Germany's Biotech Big Name

By Richard Gallagher and Joachim Pietzsch

Where was plant biotechnology invented? Where were the walls between academia and industry, until recently as typically German as bratwurst, first torn down? Where was BioGenTec, the country's first concerted regional effort of politicians, businessmen and scientists to develop biotechnology, set up?

The answer to all three questions is North Rhine-Westphalia. Despite the unmemorable and difficult-to-pronounce moniker, even in acronym form, NRW has held the spotlight for biotech achievement in Germany since the 1980s, although it was on the verge of losing its pioneering role due to political indetermination around the turn of the century. Today, NRW is once again—in every sense—Germany's biotech big name.

The region between Rhine and Ruhr has long been the country's powerhouse of business and industry, notably heavy industry. Coal and steel production flourished for almost 150 years using the Ruhr area's plentiful resources, and...

Somewhat counter-intuitively, NRW's strong chemical and pharmaceutical industries hampered the initial growth of the biotech sector. The boards of the big diversified companies were dominated by chemists who were sceptical of the worth of biotechnology. In addition the political climate was unfavourable to biotech plants, strengthening the reluctance of the chemical giants to invest. That's all changed. Chemistry and biology are no longer in contradiction, allowing NRW to take full advantage of its legacy. Today, NRW is arguably the leading location worldwide for the development of industrial biotechnology processes, in which biological, process engineering and chemical expertise are merged.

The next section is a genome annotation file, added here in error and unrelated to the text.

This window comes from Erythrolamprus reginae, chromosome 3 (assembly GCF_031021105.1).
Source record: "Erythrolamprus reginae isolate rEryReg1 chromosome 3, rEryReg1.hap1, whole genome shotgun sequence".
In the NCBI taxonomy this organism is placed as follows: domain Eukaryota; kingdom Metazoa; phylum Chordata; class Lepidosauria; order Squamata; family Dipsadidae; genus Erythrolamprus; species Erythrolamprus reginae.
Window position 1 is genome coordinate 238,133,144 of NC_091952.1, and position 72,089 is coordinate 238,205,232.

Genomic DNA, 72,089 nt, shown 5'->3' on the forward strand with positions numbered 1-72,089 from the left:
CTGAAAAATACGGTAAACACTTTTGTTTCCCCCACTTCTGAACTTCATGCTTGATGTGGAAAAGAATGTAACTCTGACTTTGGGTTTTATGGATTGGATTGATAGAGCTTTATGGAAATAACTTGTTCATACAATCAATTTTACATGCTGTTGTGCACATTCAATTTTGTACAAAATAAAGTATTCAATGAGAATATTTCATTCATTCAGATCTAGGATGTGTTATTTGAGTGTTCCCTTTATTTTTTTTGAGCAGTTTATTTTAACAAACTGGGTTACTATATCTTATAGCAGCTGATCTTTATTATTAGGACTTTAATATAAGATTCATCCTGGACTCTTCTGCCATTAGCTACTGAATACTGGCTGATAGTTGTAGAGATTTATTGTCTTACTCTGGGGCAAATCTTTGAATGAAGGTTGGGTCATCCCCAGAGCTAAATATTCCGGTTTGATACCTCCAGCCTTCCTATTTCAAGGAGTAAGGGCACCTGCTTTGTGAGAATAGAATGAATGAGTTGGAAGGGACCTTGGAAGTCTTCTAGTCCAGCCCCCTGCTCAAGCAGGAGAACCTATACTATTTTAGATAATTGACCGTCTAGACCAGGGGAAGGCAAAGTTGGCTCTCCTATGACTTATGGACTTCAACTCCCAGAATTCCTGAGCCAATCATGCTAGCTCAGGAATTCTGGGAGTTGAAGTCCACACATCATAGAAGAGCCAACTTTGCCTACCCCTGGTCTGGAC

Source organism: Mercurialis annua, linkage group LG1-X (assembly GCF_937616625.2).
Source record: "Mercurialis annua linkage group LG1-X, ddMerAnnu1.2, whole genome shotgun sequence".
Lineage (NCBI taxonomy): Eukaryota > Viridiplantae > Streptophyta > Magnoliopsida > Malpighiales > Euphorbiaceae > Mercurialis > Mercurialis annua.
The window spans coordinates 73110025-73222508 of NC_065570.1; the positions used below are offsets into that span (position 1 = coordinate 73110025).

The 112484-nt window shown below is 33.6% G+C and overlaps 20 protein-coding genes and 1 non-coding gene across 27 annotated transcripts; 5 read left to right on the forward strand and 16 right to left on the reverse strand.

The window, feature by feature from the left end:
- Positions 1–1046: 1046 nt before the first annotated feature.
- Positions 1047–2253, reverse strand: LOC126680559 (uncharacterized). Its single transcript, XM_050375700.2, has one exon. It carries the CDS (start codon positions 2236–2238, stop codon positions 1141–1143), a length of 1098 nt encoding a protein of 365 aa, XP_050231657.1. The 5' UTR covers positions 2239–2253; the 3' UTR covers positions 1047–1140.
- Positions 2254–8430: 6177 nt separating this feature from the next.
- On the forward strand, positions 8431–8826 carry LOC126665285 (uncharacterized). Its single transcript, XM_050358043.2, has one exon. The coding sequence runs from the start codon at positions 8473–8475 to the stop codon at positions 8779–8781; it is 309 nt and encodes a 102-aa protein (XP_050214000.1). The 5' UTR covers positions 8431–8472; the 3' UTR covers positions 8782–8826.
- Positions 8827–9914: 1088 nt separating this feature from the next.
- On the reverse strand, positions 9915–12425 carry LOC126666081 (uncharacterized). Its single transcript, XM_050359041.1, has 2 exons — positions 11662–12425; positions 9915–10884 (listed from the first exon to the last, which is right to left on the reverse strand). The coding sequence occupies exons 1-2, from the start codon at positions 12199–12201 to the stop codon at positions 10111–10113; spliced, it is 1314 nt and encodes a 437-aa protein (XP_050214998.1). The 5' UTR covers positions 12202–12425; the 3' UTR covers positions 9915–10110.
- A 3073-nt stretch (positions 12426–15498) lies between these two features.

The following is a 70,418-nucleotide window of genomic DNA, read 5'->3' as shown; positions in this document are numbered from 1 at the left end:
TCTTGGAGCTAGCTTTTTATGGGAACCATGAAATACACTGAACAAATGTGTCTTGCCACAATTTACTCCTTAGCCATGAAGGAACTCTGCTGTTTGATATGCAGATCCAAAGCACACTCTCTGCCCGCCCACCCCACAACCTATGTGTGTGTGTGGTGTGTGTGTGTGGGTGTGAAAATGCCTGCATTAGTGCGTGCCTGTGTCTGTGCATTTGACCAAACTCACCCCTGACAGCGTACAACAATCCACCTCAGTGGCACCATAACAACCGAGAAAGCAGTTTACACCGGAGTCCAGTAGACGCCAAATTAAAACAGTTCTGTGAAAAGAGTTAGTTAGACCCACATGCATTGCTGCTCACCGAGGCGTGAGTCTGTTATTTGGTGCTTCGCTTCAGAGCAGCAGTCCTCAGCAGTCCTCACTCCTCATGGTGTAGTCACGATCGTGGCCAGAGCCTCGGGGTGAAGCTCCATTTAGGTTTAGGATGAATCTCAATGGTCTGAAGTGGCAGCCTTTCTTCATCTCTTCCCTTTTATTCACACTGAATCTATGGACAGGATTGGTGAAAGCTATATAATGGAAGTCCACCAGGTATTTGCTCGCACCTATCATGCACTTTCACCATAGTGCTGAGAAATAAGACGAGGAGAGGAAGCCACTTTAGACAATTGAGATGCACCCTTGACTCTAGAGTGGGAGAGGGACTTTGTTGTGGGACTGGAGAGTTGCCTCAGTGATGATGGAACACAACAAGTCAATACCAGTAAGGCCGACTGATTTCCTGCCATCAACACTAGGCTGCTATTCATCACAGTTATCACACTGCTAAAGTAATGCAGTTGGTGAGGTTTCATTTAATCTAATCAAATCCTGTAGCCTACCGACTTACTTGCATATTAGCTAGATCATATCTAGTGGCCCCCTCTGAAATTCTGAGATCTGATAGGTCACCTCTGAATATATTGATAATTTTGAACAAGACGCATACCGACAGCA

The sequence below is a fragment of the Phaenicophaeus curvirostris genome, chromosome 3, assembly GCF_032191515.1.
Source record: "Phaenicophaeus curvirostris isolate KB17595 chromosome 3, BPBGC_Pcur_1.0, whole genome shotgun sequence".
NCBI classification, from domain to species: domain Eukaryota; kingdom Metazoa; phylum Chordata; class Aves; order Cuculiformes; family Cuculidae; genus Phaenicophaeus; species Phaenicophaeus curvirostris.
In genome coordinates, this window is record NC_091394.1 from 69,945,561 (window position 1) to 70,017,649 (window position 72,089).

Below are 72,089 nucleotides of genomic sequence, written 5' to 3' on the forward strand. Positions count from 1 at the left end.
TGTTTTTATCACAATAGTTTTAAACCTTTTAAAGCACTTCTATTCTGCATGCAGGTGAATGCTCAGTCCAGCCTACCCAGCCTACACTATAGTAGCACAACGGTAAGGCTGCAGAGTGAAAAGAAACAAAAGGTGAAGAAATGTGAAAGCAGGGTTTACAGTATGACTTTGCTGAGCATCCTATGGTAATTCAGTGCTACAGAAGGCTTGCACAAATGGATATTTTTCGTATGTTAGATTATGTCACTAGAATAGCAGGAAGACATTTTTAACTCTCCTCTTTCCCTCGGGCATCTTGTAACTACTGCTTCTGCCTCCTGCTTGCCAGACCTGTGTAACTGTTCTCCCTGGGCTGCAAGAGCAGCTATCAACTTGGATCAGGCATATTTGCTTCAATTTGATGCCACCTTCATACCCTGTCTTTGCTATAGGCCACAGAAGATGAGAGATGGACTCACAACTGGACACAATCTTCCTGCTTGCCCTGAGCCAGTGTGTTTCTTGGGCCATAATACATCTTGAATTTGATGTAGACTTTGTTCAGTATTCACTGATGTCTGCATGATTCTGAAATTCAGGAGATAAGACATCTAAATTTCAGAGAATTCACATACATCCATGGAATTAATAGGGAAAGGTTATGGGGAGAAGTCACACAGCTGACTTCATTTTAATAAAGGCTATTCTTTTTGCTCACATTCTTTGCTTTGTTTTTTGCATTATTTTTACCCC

Two other factors are at play: The current prime minister of NRW, Jürgen Rüttgers, was Federal Research Minister of Germany between 1994 and 1998. His heart is in biotechnology.

And, regardless of the political affiliation of its governments, there is a genuine consensus on support for innovation to maintain the state's wealth and welfare. The phrase "We in North Rhine-Westphalia"—born under the reconciling, 20-year-long leadership of its late prime minister Johannes Rau—has developed real meaning in this artificially designed state, imparting leaders and inhabitants alike with a stronger feeling of belonging together than the citizens of many other, much more traditional German states. This "We" feeling enabled the creation of platforms like the stem cell network which is unique in Germany. And it paves the way to a problem-solving-oriented future that will be of great benefit to a complex enterprise such as biotechnology.

In these pages we profile the people, institutions, organizations and companies that form a growing and optimistic sector of the economy of an industrial giant. North Rhine-Westphalia isn't just the longest name; it's also the biggest news, in German biotechnology.

We acknowledge and thank the many sponsors of the supplement, without whom this publication would not have been possible.

Joachim Pietzsch
Supplement Editor
Richard Gallagher
Editor and Publisher, The Scientist

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